It seems I’m on a major abstract stamping kick this month, and while I considered whether I really needed to post another one, I just couldn’t resist!
The last Essentials by Ellen release included a whole bunch of really fun celebration-themed products, which is GREAT if you’re a crafter like me whose cards are about 75% birthday-related – aside from the holidays, obviously! This included the new Celebrating You hot foil plate – a single hot foil plate of 18 sentiments that can be cut out in a single pass with the Sentiments Strips die.
As I like to do after a long day at work when I’m not feeling super creative but still want to decompress away from my computer screen, I made a huge batch of these in various colors and foils. I think it’s safe to say I don’t need to worry about not having sentiments ready the next time I need a birthday card!
To make the card I’ve got for you today, I reached one of my evergreen, tried-and-trues: the Essentials by Ellen Organic Elements stamp set. I use this one a lot when I want to play with color, and in this case, the following ink palette was speaking to me:
- Catherine Pooler Lilac
- Catherine Pooler Sugared Lavender
- Catherine Pooler Glam
- Catherine Pooler Skylight
- Catherine Pooler Daydream
- Concord & 9th Stardust
Thankfully, one of my pre-made silver sentiments on Concord & 9th Oceanside cardstock was a great coordinating fit for the blues in my ink palette, so all I needed to do was stack it up on a few more layers and trim it to size. (Note, I like my foiled sentiments to have a lot of contrast, and if you like that look too, Concord & 9th Peacock makes the foiling stand out even more as it’s darker.)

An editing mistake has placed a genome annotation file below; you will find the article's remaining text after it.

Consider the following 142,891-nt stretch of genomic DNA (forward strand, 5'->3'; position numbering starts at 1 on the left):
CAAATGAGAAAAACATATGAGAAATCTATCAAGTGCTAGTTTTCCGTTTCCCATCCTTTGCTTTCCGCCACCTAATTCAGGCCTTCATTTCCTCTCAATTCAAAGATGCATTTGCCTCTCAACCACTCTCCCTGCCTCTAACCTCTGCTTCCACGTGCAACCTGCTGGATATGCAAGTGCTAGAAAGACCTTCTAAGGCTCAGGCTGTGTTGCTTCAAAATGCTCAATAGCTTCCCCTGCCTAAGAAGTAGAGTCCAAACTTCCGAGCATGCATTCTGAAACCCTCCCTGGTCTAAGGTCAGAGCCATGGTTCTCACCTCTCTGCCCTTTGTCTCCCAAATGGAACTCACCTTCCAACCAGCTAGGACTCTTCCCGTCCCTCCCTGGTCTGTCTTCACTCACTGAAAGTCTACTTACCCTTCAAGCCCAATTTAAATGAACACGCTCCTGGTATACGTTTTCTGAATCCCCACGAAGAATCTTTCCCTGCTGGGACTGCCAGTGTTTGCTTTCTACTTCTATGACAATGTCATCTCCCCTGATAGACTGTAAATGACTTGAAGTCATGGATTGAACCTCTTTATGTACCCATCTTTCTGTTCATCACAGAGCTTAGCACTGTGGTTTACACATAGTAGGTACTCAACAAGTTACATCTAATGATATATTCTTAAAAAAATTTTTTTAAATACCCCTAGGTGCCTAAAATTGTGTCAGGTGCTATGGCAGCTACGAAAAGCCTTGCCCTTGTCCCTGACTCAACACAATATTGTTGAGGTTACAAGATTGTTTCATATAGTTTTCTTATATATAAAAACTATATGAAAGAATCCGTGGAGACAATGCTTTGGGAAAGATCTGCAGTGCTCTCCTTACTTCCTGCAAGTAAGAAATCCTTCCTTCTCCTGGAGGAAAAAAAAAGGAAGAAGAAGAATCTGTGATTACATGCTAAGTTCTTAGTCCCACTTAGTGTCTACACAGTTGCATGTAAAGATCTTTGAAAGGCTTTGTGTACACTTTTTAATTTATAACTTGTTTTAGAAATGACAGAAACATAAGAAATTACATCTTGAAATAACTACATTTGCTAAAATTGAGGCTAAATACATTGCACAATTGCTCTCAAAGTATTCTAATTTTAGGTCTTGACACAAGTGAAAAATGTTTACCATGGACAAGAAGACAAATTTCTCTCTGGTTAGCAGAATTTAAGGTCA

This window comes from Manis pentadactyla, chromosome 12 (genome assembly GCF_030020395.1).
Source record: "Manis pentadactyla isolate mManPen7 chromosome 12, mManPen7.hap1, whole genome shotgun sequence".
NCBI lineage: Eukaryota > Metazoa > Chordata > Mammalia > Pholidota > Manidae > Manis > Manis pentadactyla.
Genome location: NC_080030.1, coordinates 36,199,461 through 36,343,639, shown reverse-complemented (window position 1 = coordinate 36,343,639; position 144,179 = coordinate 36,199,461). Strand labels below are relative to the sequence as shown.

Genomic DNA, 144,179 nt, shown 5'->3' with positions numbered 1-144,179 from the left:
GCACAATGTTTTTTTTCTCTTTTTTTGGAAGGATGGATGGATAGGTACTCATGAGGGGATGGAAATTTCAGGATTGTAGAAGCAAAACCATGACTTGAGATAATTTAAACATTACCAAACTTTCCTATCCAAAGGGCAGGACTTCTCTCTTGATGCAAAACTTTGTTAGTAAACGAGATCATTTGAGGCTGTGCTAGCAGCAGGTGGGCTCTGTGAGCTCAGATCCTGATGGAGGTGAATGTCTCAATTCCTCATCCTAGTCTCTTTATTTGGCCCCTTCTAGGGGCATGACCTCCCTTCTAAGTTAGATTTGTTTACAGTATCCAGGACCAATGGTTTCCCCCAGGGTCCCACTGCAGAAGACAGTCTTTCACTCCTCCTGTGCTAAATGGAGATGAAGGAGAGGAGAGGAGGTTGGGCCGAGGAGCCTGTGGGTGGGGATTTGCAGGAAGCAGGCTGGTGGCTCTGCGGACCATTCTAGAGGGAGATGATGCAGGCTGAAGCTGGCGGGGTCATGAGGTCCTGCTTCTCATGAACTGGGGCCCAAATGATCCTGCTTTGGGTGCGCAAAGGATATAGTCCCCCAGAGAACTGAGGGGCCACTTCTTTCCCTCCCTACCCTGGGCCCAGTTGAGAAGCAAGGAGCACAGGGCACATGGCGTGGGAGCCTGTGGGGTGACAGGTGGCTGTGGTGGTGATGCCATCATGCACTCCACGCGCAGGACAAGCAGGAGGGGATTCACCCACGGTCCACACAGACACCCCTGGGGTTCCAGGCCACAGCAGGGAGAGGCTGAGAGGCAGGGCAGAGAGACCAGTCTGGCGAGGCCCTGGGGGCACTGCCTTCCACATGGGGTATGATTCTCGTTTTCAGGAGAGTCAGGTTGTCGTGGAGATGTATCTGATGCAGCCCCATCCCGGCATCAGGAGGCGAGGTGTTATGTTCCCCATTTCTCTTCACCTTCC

When it came to the stamping of this card, I used a few of my go-to design and color concepts for the layout:
- Odd numbers: There’s 7 elements on this card, including the sentiment. Odd numbers are more interesting and tend to draw the eye more than even numbers.
- Rule of thirds: Designs often look more balanced when elements are arranged on a grid divided into thirds, and the eye is drawn to the intersections of the vertical and horizontal thirds. For this reason, I positioned the sentiment towards the bottom third of the card.
- Balance and alignment: As you can see, my stamping isn’t symmetrical, which might be what your mind goes to when you think of alignment. Each of the images has visual weight (some light, some heavier) but lighter elements are in the top right and bottom left. Despite not being symmetrical, the design still has balance.
- Repetition: The organic stripe is repeated and randomly zig-zagged down the design. This sort of repetition helps to emphasize the random, organic arrangement.
- Complementary colors: A color theory conversation should probably be a post in itself, but I decided to use purple and yellow here as complementary colors, with the blues thrown in…. just because I really really like them!
I could (and do!) stamp these types of card panels for days because they’re so easy to turn into cards for any occasion. They’re also a great way to practice composition skills, which is something that I always enjoy working on. I’d love to know – do you think about design principles and color theory when you create? Or do you a go-with-the-flow type of crafter that makes decisions purely based on what you feel looks good in the moment?
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